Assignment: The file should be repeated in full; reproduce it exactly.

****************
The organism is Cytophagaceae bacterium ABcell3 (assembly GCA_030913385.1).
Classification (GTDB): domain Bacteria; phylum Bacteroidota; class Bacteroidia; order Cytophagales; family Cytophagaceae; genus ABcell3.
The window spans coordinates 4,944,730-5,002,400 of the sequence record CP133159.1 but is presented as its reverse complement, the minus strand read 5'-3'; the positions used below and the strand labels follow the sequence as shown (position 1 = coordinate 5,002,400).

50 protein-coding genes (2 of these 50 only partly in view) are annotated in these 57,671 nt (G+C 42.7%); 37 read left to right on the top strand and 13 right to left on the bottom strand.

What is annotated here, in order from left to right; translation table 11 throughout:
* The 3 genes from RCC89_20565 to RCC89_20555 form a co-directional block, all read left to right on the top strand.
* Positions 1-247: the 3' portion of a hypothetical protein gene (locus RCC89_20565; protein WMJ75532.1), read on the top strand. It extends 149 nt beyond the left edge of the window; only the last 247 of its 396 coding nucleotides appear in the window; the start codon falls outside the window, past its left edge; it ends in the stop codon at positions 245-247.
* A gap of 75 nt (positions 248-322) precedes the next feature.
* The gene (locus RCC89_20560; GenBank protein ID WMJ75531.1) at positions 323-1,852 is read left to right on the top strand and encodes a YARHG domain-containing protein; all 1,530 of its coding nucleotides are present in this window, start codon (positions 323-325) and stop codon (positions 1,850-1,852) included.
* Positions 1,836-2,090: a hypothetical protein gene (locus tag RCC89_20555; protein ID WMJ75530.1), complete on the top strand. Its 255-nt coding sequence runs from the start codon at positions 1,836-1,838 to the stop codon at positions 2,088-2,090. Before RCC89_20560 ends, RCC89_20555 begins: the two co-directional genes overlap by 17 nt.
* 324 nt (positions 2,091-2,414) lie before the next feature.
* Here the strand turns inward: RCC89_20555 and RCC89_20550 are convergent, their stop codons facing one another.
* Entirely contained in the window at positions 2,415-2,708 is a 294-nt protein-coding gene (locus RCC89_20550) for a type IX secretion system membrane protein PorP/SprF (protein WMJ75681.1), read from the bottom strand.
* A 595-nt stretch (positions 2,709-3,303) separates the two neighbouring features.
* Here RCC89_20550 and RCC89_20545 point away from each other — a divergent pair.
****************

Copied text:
The organism is Cytophagaceae bacterium ABcell3 (assembly GCA_030913385.1).
Classification (GTDB): domain Bacteria; phylum Bacteroidota; class Bacteroidia; order Cytophagales; family Cytophagaceae; genus ABcell3.
The window spans coordinates 4,944,730-5,002,400 of the sequence record CP133159.1 but is presented as its reverse complement, the minus strand read 5'-3'; the positions used below and the strand labels follow the sequence as shown (position 1 = coordinate 5,002,400).

50 protein-coding genes (2 of these 50 only partly in view) are annotated in these 57,671 nt (G+C 42.7%); 37 read left to right on the top strand and 13 right to left on the bottom strand.

What is annotated here, in order from left to right; translation table 11 throughout:
* The 3 genes from RCC89_20565 to RCC89_20555 form a co-directional block, all read left to right on the top strand.
* Positions 1-247: the 3' portion of a hypothetical protein gene (locus RCC89_20565; protein WMJ75532.1), read on the top strand. It extends 149 nt beyond the left edge of the window; only the last 247 of its 396 coding nucleotides appear in the window; the start codon falls outside the window, past its left edge; it ends in the stop codon at positions 245-247.
* A gap of 75 nt (positions 248-322) precedes the next feature.
* The gene (locus RCC89_20560; GenBank protein ID WMJ75531.1) at positions 323-1,852 is read left to right on the top strand and encodes a YARHG domain-containing protein; all 1,530 of its coding nucleotides are present in this window, start codon (positions 323-325) and stop codon (positions 1,850-1,852) included.
* Positions 1,836-2,090: a hypothetical protein gene (locus tag RCC89_20555; protein ID WMJ75530.1), complete on the top strand. Its 255-nt coding sequence runs from the start codon at positions 1,836-1,838 to the stop codon at positions 2,088-2,090. Before RCC89_20560 ends, RCC89_20555 begins: the two co-directional genes overlap by 17 nt.
* 324 nt (positions 2,091-2,414) lie before the next feature.
* Here the strand turns inward: RCC89_20555 and RCC89_20550 are convergent, their stop codons facing one another.
* Entirely contained in the window at positions 2,415-2,708 is a 294-nt protein-coding gene (locus RCC89_20550) for a type IX secretion system membrane protein PorP/SprF (protein WMJ75681.1), read from the bottom strand.
* A 595-nt stretch (positions 2,709-3,303) separates the two neighbouring features.
* Here RCC89_20550 and RCC89_20545 point away from each other — a divergent pair.